After being to Tokyo several times, I have to say, there’s nothing quite as quintessential to the experience as settling down for an early train trip towards the Tsukiji Markets – markets that are famous for bringing Japan over 2,000 tons of marine products every day. A massive wholesale market for fish, fruits and vegetables in central Tokyo, it also known for being the world’s largest fish markets. Unfortunately, this market is heading for a big move to a new site in Toyosu in November 2016 –a move that many fear will mean the end of era – but is also a necessary evil. The original structure was not made to be visitor friendly, and with the increased popularity of the market over recent years, it has suffered greatly. Not only that, but the crowds have proven to impede the important business of the day: the actual selling of marine life.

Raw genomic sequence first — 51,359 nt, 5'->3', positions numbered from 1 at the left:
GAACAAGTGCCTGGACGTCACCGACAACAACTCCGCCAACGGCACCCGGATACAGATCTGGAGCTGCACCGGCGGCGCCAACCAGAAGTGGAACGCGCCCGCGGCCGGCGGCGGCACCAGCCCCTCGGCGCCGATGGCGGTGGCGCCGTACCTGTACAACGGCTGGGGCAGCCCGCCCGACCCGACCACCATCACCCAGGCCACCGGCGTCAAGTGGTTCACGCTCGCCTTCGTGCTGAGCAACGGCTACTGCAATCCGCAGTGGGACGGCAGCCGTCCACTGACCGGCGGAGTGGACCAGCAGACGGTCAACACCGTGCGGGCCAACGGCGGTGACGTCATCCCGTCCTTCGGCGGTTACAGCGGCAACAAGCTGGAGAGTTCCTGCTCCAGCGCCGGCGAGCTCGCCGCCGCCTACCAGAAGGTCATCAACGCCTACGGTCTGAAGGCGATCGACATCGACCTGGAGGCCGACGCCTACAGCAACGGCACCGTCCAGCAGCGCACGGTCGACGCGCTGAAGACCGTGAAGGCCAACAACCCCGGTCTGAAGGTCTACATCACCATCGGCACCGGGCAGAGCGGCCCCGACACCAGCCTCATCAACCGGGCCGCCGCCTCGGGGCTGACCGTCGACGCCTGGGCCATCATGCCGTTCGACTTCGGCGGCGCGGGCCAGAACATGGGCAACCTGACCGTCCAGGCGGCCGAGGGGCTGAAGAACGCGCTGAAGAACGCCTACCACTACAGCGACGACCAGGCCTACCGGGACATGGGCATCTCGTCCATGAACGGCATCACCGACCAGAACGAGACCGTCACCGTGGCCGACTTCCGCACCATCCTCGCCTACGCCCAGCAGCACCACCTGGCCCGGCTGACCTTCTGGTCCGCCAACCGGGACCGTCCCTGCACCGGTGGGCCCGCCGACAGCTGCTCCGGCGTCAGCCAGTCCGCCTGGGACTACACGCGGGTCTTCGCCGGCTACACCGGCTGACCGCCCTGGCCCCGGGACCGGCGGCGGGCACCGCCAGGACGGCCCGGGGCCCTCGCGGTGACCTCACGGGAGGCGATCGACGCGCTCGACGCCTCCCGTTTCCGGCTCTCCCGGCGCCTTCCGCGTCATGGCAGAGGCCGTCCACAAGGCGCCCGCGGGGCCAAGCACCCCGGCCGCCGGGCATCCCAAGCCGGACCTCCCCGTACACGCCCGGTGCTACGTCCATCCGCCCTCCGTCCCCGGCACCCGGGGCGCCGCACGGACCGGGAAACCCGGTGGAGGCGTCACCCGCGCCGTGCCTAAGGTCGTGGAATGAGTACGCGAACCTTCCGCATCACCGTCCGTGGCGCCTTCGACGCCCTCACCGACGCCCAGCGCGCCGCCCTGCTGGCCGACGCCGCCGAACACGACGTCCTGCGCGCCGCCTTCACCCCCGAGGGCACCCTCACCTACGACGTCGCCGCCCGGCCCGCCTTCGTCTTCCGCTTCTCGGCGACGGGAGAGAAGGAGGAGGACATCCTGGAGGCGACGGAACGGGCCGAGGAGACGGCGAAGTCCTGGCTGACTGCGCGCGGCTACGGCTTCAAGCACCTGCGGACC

The market, as it stands, consists of an inner market (this is where all the tuna selling and most of the wholesale business goes down) and an outer market – which has a nice selection of stores and restaurants for the public. There are also a handful of restaurants situated in the inner market. Due to the general craziness of the market scene (think your local farmers markets but with 900% more people and the ever-persisting smell of fish on hand), there are strict rules that are in place to attempt to keep the area safe and to ensure that the millions of dollars of fishy-sales can continue to persist in the face of the tourist-deluge.
The tuna auction is an event that many want to see (not me though, I’m actually not that much of a fan of tuna – only ootoro, but we’ll touch on that at a later date), but it’s important to note that there is a limit of 120 visitors/day. Tourists who wish to see the auction must apply at the Osakana Fukyu Center (Fish Information Centre) at the Kachidoki Gate for 5:00AM on a first-come first-serve basis. Obvs, I’m not that keen on waking at 4:00 AM to watch some men drop some serious dosh on fish, so I’ve passed on this – but if you are one of those people with nerves of steel and a good handle on strong coffee, more details can be found here.